David and I had gone to prepare IRENE for the coming storm. We doubled up on her lines and secured anything that could “fly around” during the inevitable heavy seas and rocking and rolling on the dock. We did all that we could there. On the home front, we shopped for a few foods to prepare ahead and a few favorites to enjoy in the inevitable event we would lose power. Also, a big trip to the arts and crafts store for paint, charcoal pencils, new markers, ink, special paper and more. The best remedy to address anxiety is to prevent it through engagement, especially through DOing. DOing anything with the intention of consciously engaging in it. My theory here is that by DOing things we become fully present in the moment and the mind focuses on the moment you are in. Simple and effective. So, once our preparations were completed and we had many intentional conversations with the grandchildren about the coming storm, and fairly quickly, we got to happily and calmly, DOing things- Cooking, creating, reading and resting. Twenty-four hours later, IRENE weathered the storm beautifully (only the dock buckled). The house stood strong with minimal water inside from just one side door, after 8 hours, the power was restored, and behind it all, we remained calm, centered and loving.
My friend in South Dakota, Carol https://xinaallen.com/ Morgan, recently shared a personal story about something that is currently difficult and causing sadness within her own family. She reflected on some learning that occurred with her and her sister as they had been feeling badly about the situation. For those of us who have lived long enough and through enough “storms” this may be familiar, but it is always good to be reminded. The learning was essentially: it is important to acknowledge sad and/or heavy feelings as they come to us and to feel them in your heart. Keep them there inside your feeling heart, not in your mind, they’re not for your head; they aren’t there for analysis. After you have held them in your heart-space, release them, because when sadness and other heavy feelings are invited into our minds they bring exponential density that invites fear and suffering. All the “what ifs”, “should haves”, “I wishes”, and “he said she saids” are the stuff fear is made of- and fear erodes your peace and makes it impossible to rise UP and live life fully, joyfully. Not only during the difficult times, but especially during the difficult times.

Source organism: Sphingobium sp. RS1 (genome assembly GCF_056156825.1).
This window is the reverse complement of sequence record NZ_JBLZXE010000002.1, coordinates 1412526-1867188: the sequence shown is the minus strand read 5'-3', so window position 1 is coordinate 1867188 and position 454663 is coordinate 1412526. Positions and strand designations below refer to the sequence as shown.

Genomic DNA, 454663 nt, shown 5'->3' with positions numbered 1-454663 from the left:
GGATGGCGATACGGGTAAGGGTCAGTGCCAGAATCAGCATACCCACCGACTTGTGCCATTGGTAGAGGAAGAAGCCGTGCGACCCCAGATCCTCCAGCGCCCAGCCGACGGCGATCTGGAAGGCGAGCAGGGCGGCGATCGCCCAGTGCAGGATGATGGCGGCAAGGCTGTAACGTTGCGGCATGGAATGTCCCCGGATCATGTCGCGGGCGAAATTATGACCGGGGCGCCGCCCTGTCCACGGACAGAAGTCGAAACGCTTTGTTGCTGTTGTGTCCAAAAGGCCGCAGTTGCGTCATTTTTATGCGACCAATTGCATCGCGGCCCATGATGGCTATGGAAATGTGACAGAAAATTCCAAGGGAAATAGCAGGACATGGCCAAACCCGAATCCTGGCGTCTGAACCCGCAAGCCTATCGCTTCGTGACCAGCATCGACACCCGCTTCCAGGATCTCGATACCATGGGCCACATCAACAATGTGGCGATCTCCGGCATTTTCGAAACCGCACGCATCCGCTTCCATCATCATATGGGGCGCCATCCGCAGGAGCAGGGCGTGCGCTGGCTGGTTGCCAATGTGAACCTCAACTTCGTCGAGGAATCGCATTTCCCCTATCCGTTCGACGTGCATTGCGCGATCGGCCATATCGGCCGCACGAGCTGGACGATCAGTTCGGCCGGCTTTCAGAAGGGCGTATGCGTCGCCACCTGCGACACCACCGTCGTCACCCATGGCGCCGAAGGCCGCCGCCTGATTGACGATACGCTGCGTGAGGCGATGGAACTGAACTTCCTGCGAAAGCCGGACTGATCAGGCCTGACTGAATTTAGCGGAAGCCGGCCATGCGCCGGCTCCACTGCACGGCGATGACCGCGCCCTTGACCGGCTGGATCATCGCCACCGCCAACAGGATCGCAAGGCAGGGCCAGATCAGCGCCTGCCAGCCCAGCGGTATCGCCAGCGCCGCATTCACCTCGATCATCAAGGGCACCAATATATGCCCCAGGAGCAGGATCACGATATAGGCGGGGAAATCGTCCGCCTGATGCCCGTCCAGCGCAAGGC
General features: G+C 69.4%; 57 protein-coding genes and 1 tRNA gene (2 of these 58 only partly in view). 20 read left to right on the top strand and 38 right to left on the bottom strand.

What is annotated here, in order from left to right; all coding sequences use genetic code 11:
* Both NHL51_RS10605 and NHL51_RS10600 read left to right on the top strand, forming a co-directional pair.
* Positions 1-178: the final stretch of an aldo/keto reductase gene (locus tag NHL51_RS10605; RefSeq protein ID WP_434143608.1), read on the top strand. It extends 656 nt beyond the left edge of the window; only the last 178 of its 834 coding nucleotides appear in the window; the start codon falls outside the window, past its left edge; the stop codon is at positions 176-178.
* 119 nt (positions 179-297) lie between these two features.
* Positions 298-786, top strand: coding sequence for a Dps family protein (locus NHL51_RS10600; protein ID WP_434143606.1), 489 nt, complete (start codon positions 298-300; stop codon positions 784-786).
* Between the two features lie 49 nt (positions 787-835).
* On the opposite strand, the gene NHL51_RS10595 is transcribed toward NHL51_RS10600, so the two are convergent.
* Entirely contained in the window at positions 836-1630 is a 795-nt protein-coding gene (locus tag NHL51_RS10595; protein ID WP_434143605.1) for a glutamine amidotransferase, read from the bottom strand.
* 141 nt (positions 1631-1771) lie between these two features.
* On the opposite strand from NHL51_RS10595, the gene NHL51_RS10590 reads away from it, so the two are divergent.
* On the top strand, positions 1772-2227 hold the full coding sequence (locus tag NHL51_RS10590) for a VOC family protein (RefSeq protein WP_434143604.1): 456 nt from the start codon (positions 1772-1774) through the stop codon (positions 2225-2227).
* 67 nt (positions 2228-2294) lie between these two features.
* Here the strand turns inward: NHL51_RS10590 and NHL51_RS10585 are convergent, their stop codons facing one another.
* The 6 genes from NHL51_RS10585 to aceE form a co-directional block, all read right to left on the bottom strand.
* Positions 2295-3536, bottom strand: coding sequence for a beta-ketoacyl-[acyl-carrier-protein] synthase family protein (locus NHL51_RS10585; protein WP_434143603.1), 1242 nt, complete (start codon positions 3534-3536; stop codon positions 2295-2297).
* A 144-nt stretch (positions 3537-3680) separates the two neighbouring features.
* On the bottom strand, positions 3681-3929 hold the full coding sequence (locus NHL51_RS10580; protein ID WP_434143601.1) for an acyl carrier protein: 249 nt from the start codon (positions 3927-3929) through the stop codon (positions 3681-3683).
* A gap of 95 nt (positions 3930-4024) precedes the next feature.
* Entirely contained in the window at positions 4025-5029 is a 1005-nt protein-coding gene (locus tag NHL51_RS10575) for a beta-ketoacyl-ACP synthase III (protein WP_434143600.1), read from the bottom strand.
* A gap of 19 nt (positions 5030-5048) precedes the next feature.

In the meantime, I called our marina in Marathon, Marlin Bay, where we are already scheduled to stay from January 1st – April 1st, and I was told that miraculously, our slip was available for us in November and December. Since we are scheduled to leave here on Monday, October 10th, this was blessed news to us. And this nearly improbable outcome was just the beginning of a constellation of connected miracles. My next call was to move a departing flight to visit Anna in December, from the Fort Meyers airport to depart from Miami. Another miracle, seats available and in the end, I was assigned better seats and given a $200 credit. The next unexpected message was an invitation to fly directly from Miami to St. Kits in November for a few days at a villa with David’s sister Kathie and her husband Dan. An beautiful gift for us to explore a new place with people we love. New pathways to joy are opening for all of us. May everyone’s beloveds, friends, angels, guides, teachers and powers that be, surround you with as much grace and abundance as we are experiencing now.
PS: From Charleston